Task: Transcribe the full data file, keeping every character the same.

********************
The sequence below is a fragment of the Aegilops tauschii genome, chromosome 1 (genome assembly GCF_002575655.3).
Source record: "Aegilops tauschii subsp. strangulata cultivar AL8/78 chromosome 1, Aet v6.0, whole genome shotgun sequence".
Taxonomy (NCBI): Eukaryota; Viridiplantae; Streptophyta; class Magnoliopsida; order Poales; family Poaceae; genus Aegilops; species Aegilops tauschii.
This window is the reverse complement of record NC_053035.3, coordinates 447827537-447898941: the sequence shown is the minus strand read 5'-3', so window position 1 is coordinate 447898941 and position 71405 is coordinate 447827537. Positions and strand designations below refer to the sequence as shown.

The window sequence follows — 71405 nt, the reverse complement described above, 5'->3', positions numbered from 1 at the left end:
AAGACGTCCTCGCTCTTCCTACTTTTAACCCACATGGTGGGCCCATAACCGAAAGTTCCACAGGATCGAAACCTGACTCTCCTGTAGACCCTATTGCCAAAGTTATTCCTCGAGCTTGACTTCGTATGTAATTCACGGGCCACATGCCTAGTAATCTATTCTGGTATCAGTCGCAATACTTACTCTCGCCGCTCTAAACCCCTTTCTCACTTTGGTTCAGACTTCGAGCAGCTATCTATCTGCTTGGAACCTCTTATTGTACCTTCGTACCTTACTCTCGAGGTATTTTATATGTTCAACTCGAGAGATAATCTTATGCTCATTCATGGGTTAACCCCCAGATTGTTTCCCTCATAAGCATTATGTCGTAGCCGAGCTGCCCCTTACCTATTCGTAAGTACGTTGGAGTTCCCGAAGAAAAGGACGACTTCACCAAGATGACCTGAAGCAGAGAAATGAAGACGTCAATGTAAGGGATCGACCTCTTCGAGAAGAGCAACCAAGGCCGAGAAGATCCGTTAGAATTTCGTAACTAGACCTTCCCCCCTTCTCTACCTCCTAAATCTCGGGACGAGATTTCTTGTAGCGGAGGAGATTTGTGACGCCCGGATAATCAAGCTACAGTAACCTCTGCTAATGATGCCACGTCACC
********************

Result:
The sequence below is a fragment of the Aegilops tauschii genome, chromosome 1 (genome assembly GCF_002575655.3).
Source record: "Aegilops tauschii subsp. strangulata cultivar AL8/78 chromosome 1, Aet v6.0, whole genome shotgun sequence".
Taxonomy (NCBI): Eukaryota; Viridiplantae; Streptophyta; class Magnoliopsida; order Poales; family Poaceae; genus Aegilops; species Aegilops tauschii.
This window is the reverse complement of record NC_053035.3, coordinates 447827537-447898941: the sequence shown is the minus strand read 5'-3', so window position 1 is coordinate 447898941 and position 71405 is coordinate 447827537. Positions and strand designations below refer to the sequence as shown.

The window sequence follows — 71405 nt, the reverse complement described above, 5'->3', positions numbered from 1 at the left end:
AAGACGTCCTCGCTCTTCCTACTTTTAACCCACATGGTGGGCCCATAACCGAAAGTTCCACAGGATCGAAACCTGACTCTCCTGTAGACCCTATTGCCAAAGTTATTCCTCGAGCTTGACTTCGTATGTAATTCACGGGCCACATGCCTAGTAATCTATTCTGGTATCAGTCGCAATACTTACTCTCGCCGCTCTAAACCCCTTTCTCACTTTGGTTCAGACTTCGAGCAGCTATCTATCTGCTTGGAACCTCTTATTGTACCTTCGTACCTTACTCTCGAGGTATTTTATATGTTCAACTCGAGAGATAATCTTATGCTCATTCATGGGTTAACCCCCAGATTGTTTCCCTCATAAGCATTATGTCGTAGCCGAGCTGCCCCTTACCTATTCGTAAGTACGTTGGAGTTCCCGAAGAAAAGGACGACTTCACCAAGATGACCTGAAGCAGAGAAATGAAGACGTCAATGTAAGGGATCGACCTCTTCGAGAAGAGCAACCAAGGCCGAGAAGATCCGTTAGAATTTCGTAACTAGACCTTCCCCCCTTCTCTACCTCCTAAATCTCGGGACGAGATTTCTTGTAGCGGAGGAGATTTGTGACGCCCGGATAATCAAGCTACAGTAACCTCTGCTAATGATGCCACGTCACC